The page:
The Zags are back to number one again, after a defective shoe sent Zion Williamson to the locker room and Duke helpless against a pesky good North Carolina team. It’s hard to imagine Gonzaga relinquishing the top spot in the voted poll unless someone else comes up and nabs the position with a high caliber win in their conference tournament.
The Zags sit No. 2 in KenPom rankings and number one in the NCAA’s NET rankings. Their KenPom adjusted efficiency margin (their expected margin of victory against an average Division I school) is higher than their 2017 tournament team. The Zags are on the verge of having a pod selection of first and second rounds in San Jose and regionals in Anaheim.
The week also saw Josh Perkins take his rightful spot as the all-time assist leader at GU, surpassing the usher of the now two-decade-long run of excellence of Matt Santangelo. The feat is impressive when you consider that Perkins is still averaging double digits in scoring for his career, and that he spent his sophomore season relegated to off-ball guard when Nigel Williams-Goss led the team to the national championship.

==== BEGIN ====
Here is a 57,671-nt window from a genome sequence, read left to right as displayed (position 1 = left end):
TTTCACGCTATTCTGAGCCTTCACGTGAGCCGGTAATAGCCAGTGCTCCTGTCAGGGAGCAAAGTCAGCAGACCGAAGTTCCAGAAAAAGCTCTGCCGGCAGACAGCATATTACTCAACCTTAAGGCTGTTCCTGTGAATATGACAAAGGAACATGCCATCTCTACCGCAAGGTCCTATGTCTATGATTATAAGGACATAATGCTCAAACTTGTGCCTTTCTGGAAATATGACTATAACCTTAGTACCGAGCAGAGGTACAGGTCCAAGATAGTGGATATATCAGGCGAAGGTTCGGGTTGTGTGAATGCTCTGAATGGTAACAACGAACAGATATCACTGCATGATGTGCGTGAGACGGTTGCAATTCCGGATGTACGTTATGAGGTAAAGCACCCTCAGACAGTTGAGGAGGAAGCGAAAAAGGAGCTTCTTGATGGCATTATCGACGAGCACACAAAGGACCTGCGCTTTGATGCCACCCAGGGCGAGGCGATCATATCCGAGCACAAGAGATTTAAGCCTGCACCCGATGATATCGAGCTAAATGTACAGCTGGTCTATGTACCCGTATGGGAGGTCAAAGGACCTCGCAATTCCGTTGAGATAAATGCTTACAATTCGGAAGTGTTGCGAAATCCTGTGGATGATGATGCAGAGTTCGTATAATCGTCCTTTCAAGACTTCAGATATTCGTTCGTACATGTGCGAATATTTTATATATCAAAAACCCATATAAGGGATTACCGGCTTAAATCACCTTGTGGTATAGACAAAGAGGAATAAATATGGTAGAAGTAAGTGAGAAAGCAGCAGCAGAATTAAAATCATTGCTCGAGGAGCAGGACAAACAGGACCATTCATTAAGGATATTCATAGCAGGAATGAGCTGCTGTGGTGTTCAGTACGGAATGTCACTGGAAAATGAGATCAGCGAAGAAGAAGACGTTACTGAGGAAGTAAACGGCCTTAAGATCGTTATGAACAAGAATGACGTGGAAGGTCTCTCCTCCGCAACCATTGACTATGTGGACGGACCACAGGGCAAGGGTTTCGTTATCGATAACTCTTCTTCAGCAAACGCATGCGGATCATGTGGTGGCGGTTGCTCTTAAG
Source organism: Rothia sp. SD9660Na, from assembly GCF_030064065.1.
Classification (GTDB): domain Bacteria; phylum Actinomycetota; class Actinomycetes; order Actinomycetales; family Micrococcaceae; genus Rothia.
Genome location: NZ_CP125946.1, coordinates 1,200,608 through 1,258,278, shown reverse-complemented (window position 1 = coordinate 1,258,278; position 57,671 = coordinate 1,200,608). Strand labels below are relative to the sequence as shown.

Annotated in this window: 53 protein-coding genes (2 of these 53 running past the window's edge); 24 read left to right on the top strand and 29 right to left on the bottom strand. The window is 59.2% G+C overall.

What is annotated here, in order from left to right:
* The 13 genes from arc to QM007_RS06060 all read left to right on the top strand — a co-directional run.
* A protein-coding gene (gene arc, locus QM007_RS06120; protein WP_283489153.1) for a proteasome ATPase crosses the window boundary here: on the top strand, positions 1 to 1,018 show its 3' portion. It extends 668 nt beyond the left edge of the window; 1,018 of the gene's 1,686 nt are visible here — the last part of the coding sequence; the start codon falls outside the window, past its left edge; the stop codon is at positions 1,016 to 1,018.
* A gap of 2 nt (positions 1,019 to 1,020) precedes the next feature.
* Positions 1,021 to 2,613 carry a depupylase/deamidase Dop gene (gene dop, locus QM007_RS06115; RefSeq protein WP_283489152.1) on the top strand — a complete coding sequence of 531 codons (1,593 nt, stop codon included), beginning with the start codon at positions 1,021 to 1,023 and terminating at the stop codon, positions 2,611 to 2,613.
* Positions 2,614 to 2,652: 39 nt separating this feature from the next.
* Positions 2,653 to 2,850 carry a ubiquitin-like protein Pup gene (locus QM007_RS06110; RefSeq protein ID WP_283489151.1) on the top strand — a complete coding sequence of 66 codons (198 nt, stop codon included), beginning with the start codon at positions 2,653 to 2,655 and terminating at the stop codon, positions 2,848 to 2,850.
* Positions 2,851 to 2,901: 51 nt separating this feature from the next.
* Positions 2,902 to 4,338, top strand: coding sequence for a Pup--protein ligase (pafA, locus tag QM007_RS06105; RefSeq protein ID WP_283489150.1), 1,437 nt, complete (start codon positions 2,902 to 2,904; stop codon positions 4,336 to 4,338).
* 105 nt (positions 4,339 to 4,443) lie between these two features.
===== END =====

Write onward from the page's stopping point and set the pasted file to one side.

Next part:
Perkins has incrementally improved his ball handling throughout his time at Gonzaga, more than doubling his assist per game total from that national championship run while maintaining a two-turnover-per-game average.
In college athletics, with the hype of the recruiting trail and knowing for the most part what your roster will look like every year, it’s difficult to not at times look ahead before the season is over. That process is easy when you look at the recruiting class that Gonzaga already solidified with Gonzaga Prep standout four-star Anton Watson, fellow four-star and Texas big man Drew Timme and four-star center Pavel Zakharov from Russia, along with sharpshooting Brock Ravet and Lithuanian Martynas Arlauskas.
But then something big happens. That was Saturday night, when before tip-off it was announced that the Zags landed Malian center Oumar “Baby Shaq” Ballo on-top of the bevy of 2019 talent. The nickname is apt when you consider the frame of a 6-foot-10 with a 7-foot-6 wingspan that sits at 260 pounds at the age of 16.
Ballo will enroll this summer and be one of the youngest players in Division I basketball. He averaged 21 points and 17 rebounds in FIBA competition, the same organization that saw Rui Hachimura gain international attention.